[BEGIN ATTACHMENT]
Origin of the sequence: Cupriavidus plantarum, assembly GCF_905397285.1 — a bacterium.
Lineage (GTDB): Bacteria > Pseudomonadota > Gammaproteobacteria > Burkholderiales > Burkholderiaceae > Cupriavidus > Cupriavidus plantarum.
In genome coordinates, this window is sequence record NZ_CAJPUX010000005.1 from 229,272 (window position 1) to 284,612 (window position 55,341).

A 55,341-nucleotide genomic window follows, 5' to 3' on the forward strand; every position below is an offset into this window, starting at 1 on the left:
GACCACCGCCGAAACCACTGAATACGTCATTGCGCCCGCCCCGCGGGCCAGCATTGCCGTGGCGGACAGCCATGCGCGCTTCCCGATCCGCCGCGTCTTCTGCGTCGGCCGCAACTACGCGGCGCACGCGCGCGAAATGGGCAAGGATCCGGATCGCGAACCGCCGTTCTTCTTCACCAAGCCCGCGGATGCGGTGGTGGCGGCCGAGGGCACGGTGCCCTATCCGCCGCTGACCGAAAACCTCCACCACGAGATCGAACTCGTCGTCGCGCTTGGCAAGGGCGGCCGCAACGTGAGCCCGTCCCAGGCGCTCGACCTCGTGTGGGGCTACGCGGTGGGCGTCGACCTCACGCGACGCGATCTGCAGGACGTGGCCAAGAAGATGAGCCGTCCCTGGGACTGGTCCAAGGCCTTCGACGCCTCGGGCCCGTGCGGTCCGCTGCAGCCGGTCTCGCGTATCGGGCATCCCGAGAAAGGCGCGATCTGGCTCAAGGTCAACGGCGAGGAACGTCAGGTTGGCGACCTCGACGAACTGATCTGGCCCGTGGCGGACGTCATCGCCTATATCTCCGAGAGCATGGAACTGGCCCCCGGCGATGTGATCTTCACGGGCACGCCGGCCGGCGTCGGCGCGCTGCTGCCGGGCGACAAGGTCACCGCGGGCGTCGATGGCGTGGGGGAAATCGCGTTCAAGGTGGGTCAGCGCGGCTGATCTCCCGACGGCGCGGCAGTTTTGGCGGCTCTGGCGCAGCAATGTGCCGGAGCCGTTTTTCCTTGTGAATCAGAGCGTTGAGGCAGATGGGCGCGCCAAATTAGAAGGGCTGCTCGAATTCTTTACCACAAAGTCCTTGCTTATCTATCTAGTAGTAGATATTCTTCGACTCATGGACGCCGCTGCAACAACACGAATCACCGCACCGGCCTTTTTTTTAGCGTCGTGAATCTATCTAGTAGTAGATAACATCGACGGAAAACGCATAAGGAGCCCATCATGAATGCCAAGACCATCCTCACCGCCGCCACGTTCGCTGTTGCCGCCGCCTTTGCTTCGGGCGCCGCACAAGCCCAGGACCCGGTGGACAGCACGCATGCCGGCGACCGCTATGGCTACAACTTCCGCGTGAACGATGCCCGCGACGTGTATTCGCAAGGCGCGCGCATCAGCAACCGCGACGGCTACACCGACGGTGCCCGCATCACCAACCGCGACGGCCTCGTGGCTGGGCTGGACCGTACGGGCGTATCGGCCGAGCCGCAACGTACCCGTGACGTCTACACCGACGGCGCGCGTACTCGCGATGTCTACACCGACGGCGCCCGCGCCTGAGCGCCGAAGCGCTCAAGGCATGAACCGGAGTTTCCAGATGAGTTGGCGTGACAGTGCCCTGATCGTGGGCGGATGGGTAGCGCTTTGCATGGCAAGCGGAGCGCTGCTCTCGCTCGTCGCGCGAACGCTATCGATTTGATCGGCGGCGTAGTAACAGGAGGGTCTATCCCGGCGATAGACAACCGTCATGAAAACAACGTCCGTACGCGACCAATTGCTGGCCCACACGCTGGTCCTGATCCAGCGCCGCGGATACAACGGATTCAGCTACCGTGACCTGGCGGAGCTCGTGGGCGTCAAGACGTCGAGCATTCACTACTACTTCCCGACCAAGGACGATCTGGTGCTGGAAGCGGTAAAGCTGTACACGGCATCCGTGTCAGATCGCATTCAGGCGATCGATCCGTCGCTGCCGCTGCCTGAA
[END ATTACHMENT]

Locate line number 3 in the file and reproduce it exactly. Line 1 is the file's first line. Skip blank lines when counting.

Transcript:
In genome coordinates, this window is sequence record NZ_CAJPUX010000005.1 from 229,272 (window position 1) to 284,612 (window position 55,341).